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As a rule of thumb, a good music journalist should list the names of each band member he or she is writing about and what instrument each one plays. Unfortunately, that would take up too much space for the 18-piece Marcia Ford and the Hollywood Canteen Swing Band. The group—led by vocalist Marcia Ford with help from lead trumpet Rick Berry—features five saxophonists, four trombonists, four trumpet players, a drummer, a keyboardist, a bassist and a guitarist romping through traditional swing and big-band jazz from the 1930s and 1940s, as well as tunes from the Great American Songbook.
OC Weekly: Do you listen to classic versions of your material, or would you rather not know how a famous singer/band interpreted the tune?
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Marcia Ford: I think about the different versions of a particular song, and I might bring enough of a nuance of what someone else did. I’ll think of singers such as Ella Fitzgerald, Lena Horne and Sarah Vaughn, and they’ll help me own that song my way. In the end, whatever I do, I’ll own it.
Rick Berry: It’s the same for instrumentalists, too. When I listen to Miles or Freddie Hubbard, they’re all so different, so when I play, I think about them. It’s hard not to pay some homage, but out of necessity or respect, I branch out and do it my way.
With so many members, what are the relationships like between band mates? Is it difficult to maintain harmony with such a large group?
Ford: I want people whom I like to play with who enjoy playing together. There are no prima donnas. No one comes in with a political agenda, and we’re not having in-fighting where people are forming factions. They have to play at a certain level, be able to take direction, be willing to grow and love the music. And not be a jerk. They have to be referred by somebody, and when I get a chance to talk to them, I want to know if they have a really supportive wife, so I ask, “How does your wife feel about you doing this?” I make a point of thanking their wives because I want to let them to know I appreciate that they let their husbands come to rehearsals and gigs because it’s a lot of time. I feel like crying because they have been so gracious and supportive.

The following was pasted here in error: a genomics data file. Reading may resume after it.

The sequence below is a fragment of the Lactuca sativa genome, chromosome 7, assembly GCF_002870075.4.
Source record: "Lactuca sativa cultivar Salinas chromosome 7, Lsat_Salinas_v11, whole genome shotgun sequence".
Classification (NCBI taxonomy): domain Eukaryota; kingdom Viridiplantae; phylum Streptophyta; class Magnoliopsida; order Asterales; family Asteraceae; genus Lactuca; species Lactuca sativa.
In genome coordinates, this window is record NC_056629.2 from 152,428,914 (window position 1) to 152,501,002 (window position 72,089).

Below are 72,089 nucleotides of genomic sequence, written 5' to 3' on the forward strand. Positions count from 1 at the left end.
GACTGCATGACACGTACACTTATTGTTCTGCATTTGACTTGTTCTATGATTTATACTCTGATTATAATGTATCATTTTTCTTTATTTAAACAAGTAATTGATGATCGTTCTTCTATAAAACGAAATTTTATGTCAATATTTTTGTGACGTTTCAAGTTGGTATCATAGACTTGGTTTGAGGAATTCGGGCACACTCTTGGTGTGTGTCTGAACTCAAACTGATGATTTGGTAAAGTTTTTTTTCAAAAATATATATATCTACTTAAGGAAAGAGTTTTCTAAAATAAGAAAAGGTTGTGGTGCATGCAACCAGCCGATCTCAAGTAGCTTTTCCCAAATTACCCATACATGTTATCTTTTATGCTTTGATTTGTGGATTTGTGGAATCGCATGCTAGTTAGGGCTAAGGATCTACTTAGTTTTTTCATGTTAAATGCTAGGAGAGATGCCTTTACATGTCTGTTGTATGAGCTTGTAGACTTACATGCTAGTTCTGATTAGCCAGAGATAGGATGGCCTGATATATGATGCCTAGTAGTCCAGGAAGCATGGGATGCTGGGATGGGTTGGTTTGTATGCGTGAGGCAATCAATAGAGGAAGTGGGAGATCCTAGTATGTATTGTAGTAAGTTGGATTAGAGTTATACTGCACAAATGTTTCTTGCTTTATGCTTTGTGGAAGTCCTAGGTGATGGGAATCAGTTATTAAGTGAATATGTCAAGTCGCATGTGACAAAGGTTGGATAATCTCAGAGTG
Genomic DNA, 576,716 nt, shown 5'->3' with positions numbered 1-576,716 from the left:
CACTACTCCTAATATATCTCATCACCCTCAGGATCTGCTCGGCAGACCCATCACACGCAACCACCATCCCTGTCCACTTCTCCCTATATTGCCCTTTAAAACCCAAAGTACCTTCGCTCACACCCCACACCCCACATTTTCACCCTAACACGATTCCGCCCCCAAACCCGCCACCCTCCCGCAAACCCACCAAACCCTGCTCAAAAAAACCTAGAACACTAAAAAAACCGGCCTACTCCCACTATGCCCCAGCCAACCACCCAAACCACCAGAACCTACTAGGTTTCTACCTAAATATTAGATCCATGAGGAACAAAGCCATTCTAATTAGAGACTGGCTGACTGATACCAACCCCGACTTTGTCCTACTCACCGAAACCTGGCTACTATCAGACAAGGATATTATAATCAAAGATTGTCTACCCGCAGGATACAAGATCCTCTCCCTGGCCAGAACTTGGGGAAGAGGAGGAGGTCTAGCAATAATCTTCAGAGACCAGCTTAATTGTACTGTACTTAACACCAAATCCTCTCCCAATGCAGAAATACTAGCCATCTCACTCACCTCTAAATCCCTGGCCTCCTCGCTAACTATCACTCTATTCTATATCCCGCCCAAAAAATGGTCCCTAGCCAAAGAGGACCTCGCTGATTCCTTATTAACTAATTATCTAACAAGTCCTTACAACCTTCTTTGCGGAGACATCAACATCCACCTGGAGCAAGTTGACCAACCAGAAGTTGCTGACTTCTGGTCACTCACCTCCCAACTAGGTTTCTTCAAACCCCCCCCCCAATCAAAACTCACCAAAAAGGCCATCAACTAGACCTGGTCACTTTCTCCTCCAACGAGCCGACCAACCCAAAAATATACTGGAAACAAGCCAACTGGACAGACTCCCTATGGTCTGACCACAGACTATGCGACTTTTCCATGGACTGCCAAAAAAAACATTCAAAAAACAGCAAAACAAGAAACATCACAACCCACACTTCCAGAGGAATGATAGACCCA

What’s it like leading such a large band?
Ford: I try really hard to be inclusive. I approach things differently because I’m a woman. Women are about forming relationships, and I want to know and care about how people feel, which helps me head things off.
Berry: A lot of the arrangements don’t have conductor scores, so she’s smart for relying on her lead players for comments.
What does your average audience look like?
Ford: We’ve had grandparents, parents and children all at the same gig, all dancing to the same music. The grandkids are discovering it; the parents are re-discovering it, and the grandparents always loved it. There’s a gap in generations, and swing music definitely bridges that gap. It’s wonderful to see an all-generations event because I feel strongly about that sort of thing. We need places and events where all generations can come together to enjoy and learn from one another.
Have you run into any issues because you are a couple?
Ford: We have strong personalities, and if anything, we have to be careful about fighting amongst ourselves.
Berry: I don’t want the other players to feel like there’s some special side relationship there, even though there is. But I don’t want them to feel like that.Marcia Ford and the Hollywood Canteen Swing Band perform at the Buena Park Elks Lodge, 7212 Melrose St., Buena Park, (714) 522-2853. Every Thurs., 7:30 p.m. Free. 21+. And at diPiazza Restaurant & Lounge, 5205 E. Pacific Coast Hwy., Long Beach, (562) 498-2461; www.dipiazzas.com. Dec. 18, 6:45 p.m. $8. All ages.
Hey, Orange County/Long Beach musicians and bands! Mail your music, contact info, high-res photos and impending show dates for possible review to: Locals Only, OC Weekly, 2975 Red Hill Ave., Ste 150, Costa Mesa, CA 92626. Or e-mail your link to: email@example.com.
This column appeared in print as "The Swing’s the Thing."